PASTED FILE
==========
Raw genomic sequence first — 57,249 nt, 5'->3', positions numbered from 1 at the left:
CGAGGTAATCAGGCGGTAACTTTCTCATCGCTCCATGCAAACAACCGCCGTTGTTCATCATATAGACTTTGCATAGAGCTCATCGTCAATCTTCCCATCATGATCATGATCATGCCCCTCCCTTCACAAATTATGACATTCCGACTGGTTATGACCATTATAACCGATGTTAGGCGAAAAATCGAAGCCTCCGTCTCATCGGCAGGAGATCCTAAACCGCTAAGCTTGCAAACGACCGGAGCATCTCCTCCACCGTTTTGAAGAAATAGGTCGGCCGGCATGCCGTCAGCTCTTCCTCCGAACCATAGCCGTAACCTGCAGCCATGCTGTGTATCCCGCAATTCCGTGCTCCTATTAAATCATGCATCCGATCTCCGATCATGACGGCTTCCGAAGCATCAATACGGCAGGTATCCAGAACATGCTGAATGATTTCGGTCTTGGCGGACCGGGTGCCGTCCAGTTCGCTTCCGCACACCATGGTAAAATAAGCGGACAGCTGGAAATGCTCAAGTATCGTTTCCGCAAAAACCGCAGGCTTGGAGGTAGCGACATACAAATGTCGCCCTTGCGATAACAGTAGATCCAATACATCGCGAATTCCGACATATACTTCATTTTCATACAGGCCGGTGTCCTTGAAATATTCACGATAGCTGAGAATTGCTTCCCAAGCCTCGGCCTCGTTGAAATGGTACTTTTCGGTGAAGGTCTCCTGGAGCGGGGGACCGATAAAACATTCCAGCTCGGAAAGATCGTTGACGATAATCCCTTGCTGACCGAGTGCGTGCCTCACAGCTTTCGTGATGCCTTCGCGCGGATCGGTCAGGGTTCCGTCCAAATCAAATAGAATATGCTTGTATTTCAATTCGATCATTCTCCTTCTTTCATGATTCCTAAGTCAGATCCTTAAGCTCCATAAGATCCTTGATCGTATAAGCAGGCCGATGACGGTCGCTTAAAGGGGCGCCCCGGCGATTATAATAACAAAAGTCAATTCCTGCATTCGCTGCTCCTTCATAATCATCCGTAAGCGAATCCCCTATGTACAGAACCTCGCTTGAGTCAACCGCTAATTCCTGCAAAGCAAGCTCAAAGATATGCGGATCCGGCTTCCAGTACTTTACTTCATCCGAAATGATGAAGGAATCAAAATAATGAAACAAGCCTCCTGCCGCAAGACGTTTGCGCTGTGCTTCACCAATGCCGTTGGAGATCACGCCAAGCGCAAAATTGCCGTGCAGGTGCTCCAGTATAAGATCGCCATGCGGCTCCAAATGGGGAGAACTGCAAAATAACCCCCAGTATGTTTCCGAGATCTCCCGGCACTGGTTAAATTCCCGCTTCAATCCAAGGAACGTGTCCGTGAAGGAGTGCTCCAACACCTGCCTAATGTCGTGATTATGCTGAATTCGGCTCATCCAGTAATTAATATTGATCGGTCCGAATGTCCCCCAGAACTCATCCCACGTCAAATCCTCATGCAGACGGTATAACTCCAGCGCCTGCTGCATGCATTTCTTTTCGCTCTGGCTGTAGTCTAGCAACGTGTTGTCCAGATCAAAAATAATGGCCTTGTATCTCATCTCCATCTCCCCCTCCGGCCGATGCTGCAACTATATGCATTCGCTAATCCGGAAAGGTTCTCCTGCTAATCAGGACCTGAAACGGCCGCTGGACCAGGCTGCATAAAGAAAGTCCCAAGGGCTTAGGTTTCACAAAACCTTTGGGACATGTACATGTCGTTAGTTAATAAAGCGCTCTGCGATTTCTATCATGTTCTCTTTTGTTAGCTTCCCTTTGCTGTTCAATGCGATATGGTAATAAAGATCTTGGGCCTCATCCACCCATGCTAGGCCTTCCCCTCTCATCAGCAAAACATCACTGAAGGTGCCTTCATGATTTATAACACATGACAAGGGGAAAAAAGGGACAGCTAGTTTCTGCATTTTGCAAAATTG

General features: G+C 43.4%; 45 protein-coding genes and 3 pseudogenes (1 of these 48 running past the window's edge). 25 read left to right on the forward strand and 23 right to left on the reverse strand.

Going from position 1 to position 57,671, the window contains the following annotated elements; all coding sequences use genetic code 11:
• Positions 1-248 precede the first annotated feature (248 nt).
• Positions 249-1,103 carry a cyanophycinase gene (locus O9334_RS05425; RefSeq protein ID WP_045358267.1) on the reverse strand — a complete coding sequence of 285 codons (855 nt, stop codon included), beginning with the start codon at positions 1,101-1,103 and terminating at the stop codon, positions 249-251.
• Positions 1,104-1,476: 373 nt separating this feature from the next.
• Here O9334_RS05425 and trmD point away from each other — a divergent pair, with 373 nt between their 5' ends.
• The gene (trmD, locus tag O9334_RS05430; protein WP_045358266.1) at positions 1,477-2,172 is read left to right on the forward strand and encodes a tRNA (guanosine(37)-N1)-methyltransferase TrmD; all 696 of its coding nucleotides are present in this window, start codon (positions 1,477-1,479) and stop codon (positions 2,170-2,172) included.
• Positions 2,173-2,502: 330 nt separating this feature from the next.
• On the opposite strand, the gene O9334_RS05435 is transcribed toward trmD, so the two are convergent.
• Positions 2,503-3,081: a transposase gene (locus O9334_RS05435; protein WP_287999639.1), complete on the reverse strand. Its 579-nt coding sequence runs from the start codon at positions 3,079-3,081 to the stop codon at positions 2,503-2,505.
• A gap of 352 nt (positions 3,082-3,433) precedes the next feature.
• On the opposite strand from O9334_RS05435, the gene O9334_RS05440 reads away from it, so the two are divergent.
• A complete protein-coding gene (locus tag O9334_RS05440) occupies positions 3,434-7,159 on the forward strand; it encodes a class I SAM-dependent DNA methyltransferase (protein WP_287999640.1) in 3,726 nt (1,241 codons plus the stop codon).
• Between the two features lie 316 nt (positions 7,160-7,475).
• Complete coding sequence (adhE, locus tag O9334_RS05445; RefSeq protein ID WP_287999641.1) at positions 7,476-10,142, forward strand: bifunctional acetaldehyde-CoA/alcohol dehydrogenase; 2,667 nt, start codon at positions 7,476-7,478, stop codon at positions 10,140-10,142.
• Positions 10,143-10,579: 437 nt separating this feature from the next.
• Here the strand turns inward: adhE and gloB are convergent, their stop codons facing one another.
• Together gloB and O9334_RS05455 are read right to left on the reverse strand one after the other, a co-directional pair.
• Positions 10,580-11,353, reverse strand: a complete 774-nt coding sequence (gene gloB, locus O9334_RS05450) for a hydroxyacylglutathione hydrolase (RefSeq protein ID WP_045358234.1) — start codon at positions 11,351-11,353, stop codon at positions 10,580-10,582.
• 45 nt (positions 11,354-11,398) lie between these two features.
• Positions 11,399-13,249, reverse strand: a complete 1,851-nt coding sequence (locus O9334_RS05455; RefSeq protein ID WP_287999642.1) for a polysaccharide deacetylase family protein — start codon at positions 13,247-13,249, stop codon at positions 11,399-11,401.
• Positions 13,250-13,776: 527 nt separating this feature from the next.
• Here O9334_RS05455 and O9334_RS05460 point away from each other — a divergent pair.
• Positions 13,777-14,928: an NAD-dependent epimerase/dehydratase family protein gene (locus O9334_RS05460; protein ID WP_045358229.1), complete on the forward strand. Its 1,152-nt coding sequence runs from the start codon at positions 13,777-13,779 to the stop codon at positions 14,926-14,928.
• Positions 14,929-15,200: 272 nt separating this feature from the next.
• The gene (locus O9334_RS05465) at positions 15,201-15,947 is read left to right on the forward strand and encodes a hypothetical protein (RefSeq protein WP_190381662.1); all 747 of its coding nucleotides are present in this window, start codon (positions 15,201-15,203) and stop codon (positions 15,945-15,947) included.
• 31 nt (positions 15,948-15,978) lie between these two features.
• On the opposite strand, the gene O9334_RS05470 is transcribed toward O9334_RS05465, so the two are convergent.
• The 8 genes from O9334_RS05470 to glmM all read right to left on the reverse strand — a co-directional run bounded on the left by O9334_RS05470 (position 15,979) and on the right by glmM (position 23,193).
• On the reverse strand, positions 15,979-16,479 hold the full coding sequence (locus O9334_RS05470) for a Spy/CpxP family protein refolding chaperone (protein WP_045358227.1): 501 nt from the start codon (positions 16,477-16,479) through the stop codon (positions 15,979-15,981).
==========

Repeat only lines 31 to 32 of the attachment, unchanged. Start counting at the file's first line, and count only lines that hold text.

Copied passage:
• The 8 genes from O9334_RS05470 to glmM all read right to left on the reverse strand — a co-directional run bounded on the left by O9334_RS05470 (position 15,979) and on the right by glmM (position 23,193).
• On the reverse strand, positions 15,979-16,479 hold the full coding sequence (locus O9334_RS05470) for a Spy/CpxP family protein refolding chaperone (protein WP_045358227.1): 501 nt from the start codon (positions 16,477-16,479) through the stop codon (positions 15,979-15,981).